- Build up some emergency cash reserves. Savings are a lifeline if you need to buy something right away, when credit may be hard to obtain and expensive when it’s available. Even a few hundred dollars may make the difference between eating this month, or going hungry. Larger cash reserves make life even simpler. (For example, last year Miss D.‘s old car died. We paid a few thousand in cash from our savings to buy a used car in a private sale, rather than take out an auto loan for a newer, more expensive vehicle from a dealer. We’re still rebuilding our savings to where they were – but having them available when we needed them saved us a lot of hassle, and a lot of money!) Furthermore, don’t keep all your cash reserves in a bank – keep at least some in your home, securely stored. This can be a life-saver if a power failure disables ATM’s or the banks are closed!
- Build up a reserve of essential supplies. I’ve written about the importance of having basic foodstuffs available – see here. You can buy a few extra things every time you go to the store. A few extra packages of rice, beans, dried milk, etc. can go an awful long way if goods are scarce and/or prices are fluctuating. Even if you’re on a tight budget, there are things you can do. If you find yourself out of work, at least your emergency supplies will help you to survive until the next job comes along. They can also help you survive temporary fluctuations such as the likely effect of the current drought on food prices this year.
- Build up a stock of items that will be useful in a barter economy. Look for things you can pick up cheaply or free, but which will be of value in times of scarcity. Take a few extra packets of ketchup or mustard when you order a burger. Store old nails, screws and bolts, and ask your friends to let you have any that they’re going to discard. If someone near you chops down a tree, ask whether you can have some of it for firewood. If you work in health care, partly used bottles of common medications (aspirin, paracetamol, etc.) can be very sought-after items in an emergency. If you’re a handyman, you’ve probably got several sets of screwdrivers, wrenches, etc. Why not sort them into sets, keep the best for yourself, and store those you don’t need? They make great barter items. Another example from my own experience: miniature, airline-size bottles of spirits – available from most liquor stores, or from your friendly airline stewardess – make very acceptable barter fodder.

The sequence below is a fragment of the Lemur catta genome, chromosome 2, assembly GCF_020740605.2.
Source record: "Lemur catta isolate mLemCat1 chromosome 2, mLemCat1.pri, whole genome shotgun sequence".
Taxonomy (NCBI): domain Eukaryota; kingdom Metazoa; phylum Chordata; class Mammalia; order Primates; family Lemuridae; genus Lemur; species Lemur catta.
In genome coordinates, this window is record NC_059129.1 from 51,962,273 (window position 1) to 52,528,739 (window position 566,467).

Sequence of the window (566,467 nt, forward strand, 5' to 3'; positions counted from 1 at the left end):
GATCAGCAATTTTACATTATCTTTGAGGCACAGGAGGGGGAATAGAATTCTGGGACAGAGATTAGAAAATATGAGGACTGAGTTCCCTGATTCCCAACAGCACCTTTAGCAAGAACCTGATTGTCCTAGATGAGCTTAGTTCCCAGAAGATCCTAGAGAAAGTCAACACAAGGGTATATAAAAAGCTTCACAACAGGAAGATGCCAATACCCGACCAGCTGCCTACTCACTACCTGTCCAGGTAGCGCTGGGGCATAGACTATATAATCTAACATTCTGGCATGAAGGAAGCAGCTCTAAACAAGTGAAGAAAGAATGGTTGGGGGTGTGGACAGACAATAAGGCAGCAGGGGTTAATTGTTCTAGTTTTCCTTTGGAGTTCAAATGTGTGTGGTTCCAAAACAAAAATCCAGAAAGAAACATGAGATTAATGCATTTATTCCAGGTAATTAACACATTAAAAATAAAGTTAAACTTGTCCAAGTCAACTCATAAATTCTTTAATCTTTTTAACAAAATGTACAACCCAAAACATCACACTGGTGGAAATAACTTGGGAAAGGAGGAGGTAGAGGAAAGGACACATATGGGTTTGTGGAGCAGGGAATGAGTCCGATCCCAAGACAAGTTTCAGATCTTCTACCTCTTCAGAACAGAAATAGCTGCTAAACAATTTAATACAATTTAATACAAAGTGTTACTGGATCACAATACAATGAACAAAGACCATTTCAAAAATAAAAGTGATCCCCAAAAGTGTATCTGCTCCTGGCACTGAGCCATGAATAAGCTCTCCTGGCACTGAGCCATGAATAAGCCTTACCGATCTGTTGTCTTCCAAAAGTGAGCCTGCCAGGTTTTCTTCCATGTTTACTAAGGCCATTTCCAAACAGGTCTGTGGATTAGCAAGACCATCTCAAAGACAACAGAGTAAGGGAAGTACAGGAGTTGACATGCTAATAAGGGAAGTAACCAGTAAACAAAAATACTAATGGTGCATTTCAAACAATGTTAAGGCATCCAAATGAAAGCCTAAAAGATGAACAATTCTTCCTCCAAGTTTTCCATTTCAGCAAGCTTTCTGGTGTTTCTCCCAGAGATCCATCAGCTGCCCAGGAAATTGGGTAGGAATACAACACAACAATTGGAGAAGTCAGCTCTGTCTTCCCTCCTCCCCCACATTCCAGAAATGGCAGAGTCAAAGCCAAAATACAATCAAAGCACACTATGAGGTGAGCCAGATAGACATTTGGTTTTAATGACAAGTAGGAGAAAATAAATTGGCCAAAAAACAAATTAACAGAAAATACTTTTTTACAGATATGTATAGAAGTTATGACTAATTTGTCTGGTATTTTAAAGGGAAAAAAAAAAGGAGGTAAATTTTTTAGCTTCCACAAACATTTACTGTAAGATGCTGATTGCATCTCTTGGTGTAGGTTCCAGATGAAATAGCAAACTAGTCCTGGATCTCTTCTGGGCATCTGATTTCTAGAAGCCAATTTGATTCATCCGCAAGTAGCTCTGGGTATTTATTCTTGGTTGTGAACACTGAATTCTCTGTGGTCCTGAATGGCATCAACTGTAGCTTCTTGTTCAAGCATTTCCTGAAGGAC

- Pay attention to security and safety. In a declining economy, those who are at the bottom of the ladder will get desperate. In particular, if the state is forced to reduce its handouts to those who depend on them, they’re going to try to make up for the shortfall by turning to crime. I don’t care whether that statement is politically correct or not – it’s true. It’s happened during every such crisis in the past, and it’ll happen again in the future. Be aware of the possible risks, and prepare for them as best you can. Make yourself a less obvious target by concealing your reserves of provisions, etc., not flashing your cash around, and living inconspicuously. If you live in a high-risk area for crime, try to move to a safer one.
An economic collapse is a slow-motion thing. It’s not like an earthquake, where everything comes tumbling down at once. We can expect this to play out over several years, if not a couple of decades. Plan accordingly. It’s never too late to start.